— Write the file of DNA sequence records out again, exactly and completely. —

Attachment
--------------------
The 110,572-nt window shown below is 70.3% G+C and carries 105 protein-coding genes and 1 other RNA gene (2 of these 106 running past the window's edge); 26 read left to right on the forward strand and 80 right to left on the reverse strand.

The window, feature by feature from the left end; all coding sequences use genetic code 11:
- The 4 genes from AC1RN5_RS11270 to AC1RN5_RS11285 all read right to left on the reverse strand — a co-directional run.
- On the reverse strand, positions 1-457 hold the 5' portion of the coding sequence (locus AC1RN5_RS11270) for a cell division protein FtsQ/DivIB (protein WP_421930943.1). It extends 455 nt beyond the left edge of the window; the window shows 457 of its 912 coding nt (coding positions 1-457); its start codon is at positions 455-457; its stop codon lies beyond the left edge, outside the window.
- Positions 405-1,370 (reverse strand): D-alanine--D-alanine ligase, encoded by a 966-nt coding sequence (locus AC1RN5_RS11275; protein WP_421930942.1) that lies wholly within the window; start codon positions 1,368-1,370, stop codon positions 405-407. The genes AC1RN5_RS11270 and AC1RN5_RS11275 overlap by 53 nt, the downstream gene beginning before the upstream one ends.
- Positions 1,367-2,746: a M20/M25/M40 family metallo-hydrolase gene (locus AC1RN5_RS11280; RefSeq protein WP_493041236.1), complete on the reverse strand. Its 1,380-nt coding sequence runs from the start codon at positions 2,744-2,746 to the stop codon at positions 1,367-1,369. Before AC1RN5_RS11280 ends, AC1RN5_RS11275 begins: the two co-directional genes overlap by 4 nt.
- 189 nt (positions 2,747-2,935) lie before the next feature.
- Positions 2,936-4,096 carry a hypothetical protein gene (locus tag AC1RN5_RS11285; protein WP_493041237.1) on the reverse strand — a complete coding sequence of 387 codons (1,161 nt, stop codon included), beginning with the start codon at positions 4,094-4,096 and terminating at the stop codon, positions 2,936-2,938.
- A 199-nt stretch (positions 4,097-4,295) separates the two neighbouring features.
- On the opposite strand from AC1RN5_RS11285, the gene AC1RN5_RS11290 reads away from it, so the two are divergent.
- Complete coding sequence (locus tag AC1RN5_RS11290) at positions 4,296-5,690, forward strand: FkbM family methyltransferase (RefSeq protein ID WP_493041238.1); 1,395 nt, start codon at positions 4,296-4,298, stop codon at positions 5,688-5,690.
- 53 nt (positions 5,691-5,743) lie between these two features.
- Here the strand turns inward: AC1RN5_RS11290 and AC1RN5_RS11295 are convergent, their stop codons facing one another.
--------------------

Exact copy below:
The 110,572-nt window shown below is 70.3% G+C and carries 105 protein-coding genes and 1 other RNA gene (2 of these 106 running past the window's edge); 26 read left to right on the forward strand and 80 right to left on the reverse strand.

The window, feature by feature from the left end; all coding sequences use genetic code 11:
- The 4 genes from AC1RN5_RS11270 to AC1RN5_RS11285 all read right to left on the reverse strand — a co-directional run.
- On the reverse strand, positions 1-457 hold the 5' portion of the coding sequence (locus AC1RN5_RS11270) for a cell division protein FtsQ/DivIB (protein WP_421930943.1). It extends 455 nt beyond the left edge of the window; the window shows 457 of its 912 coding nt (coding positions 1-457); its start codon is at positions 455-457; its stop codon lies beyond the left edge, outside the window.
- Positions 405-1,370 (reverse strand): D-alanine--D-alanine ligase, encoded by a 966-nt coding sequence (locus AC1RN5_RS11275; protein WP_421930942.1) that lies wholly within the window; start codon positions 1,368-1,370, stop codon positions 405-407. The genes AC1RN5_RS11270 and AC1RN5_RS11275 overlap by 53 nt, the downstream gene beginning before the upstream one ends.
- Positions 1,367-2,746: a M20/M25/M40 family metallo-hydrolase gene (locus AC1RN5_RS11280; RefSeq protein WP_493041236.1), complete on the reverse strand. Its 1,380-nt coding sequence runs from the start codon at positions 2,744-2,746 to the stop codon at positions 1,367-1,369. Before AC1RN5_RS11280 ends, AC1RN5_RS11275 begins: the two co-directional genes overlap by 4 nt.
- 189 nt (positions 2,747-2,935) lie before the next feature.
- Positions 2,936-4,096 carry a hypothetical protein gene (locus tag AC1RN5_RS11285; protein WP_493041237.1) on the reverse strand — a complete coding sequence of 387 codons (1,161 nt, stop codon included), beginning with the start codon at positions 4,094-4,096 and terminating at the stop codon, positions 2,936-2,938.
- A 199-nt stretch (positions 4,097-4,295) separates the two neighbouring features.
- On the opposite strand from AC1RN5_RS11285, the gene AC1RN5_RS11290 reads away from it, so the two are divergent.
- Complete coding sequence (locus tag AC1RN5_RS11290) at positions 4,296-5,690, forward strand: FkbM family methyltransferase (RefSeq protein ID WP_493041238.1); 1,395 nt, start codon at positions 4,296-4,298, stop codon at positions 5,688-5,690.
- 53 nt (positions 5,691-5,743) lie between these two features.
- Here the strand turns inward: AC1RN5_RS11290 and AC1RN5_RS11295 are convergent, their stop codons facing one another.